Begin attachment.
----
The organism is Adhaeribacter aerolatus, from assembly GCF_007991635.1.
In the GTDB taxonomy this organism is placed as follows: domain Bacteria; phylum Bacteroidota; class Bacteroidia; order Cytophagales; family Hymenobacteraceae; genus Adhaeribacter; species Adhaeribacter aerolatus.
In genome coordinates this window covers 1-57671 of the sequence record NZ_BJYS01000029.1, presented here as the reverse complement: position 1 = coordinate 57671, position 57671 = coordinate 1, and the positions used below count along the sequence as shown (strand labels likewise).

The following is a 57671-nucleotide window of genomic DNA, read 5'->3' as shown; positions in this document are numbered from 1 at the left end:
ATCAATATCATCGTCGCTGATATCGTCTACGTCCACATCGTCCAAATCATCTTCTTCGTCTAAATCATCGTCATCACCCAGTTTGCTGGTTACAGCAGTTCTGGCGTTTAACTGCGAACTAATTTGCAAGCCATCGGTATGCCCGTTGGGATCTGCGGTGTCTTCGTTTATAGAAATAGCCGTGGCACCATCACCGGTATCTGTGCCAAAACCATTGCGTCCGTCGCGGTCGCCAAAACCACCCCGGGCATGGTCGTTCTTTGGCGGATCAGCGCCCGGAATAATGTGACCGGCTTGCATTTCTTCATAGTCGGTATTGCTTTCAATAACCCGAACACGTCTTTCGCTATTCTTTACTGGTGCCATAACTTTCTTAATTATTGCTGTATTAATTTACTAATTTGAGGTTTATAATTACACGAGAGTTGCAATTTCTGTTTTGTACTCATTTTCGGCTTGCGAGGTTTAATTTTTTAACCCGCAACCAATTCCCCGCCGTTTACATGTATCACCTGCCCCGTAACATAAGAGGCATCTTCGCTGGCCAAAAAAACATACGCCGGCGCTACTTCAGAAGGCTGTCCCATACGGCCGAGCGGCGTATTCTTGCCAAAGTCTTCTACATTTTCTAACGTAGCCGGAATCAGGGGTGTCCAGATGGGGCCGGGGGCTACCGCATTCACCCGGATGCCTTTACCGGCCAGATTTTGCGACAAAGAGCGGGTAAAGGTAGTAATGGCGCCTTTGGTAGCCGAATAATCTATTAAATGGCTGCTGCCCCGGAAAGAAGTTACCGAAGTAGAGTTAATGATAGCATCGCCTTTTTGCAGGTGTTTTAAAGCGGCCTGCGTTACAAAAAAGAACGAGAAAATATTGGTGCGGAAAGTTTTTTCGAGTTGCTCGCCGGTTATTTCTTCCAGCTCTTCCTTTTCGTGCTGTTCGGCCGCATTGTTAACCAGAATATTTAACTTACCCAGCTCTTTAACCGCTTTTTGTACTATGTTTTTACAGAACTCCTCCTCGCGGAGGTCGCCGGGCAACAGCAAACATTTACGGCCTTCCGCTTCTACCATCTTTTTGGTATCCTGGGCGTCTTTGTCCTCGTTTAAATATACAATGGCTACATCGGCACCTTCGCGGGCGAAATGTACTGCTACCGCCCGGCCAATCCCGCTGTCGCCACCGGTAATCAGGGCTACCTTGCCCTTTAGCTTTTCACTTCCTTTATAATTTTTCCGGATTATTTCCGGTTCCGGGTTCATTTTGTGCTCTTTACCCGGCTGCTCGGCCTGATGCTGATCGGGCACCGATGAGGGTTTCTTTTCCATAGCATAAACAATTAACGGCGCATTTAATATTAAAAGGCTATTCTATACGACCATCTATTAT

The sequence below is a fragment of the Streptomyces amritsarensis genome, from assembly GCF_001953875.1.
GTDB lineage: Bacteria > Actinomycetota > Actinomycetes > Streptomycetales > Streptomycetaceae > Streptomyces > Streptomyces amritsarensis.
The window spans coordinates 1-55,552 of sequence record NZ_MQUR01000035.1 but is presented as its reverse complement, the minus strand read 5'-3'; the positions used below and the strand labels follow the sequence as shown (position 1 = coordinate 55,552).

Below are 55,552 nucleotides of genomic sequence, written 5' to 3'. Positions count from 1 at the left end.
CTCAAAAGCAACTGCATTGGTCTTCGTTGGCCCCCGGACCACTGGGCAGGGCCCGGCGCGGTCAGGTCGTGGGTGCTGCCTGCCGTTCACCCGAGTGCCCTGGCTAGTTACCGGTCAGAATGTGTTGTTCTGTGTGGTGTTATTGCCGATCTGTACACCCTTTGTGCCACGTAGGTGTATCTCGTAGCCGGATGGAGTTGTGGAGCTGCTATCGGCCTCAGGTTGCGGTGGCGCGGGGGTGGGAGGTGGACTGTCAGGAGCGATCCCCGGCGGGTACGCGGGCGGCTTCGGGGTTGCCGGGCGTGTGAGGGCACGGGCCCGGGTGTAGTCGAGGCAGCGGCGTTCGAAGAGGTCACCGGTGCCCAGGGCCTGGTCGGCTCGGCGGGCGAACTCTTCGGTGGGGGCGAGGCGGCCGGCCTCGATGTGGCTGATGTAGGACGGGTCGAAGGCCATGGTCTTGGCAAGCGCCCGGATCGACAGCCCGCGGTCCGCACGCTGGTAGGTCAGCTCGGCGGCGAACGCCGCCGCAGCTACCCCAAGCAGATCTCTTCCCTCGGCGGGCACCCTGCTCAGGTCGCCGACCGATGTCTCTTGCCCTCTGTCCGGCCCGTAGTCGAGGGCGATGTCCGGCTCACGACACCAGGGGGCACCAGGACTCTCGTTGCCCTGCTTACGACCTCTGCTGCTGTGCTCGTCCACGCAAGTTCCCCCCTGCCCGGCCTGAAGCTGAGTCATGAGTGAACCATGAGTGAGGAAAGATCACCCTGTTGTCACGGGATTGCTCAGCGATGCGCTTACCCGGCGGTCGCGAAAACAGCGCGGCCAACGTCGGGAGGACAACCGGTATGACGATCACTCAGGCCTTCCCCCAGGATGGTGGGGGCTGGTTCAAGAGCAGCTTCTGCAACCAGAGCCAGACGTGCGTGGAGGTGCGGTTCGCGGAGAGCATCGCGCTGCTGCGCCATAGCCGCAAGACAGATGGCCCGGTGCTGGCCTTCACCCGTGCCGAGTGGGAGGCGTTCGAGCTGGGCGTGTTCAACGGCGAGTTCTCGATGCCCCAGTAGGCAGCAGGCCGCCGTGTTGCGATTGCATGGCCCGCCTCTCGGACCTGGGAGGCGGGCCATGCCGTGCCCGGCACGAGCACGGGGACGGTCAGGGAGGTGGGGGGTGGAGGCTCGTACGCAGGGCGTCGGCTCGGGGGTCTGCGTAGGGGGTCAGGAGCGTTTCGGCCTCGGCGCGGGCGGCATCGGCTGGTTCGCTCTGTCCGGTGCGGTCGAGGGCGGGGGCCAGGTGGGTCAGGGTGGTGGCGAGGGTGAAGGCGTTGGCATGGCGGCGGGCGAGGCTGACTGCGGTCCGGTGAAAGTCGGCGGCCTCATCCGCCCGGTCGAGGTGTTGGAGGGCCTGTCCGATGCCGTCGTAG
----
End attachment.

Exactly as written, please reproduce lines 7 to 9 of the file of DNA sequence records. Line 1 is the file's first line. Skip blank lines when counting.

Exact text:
GTDB lineage: Bacteria > Actinomycetota > Actinomycetes > Streptomycetales > Streptomycetaceae > Streptomyces > Streptomyces amritsarensis.
The window spans coordinates 1-55,552 of sequence record NZ_MQUR01000035.1 but is presented as its reverse complement, the minus strand read 5'-3'; the positions used below and the strand labels follow the sequence as shown (position 1 = coordinate 55,552).

Below are 55,552 nucleotides of genomic sequence, written 5' to 3'. Positions count from 1 at the left end.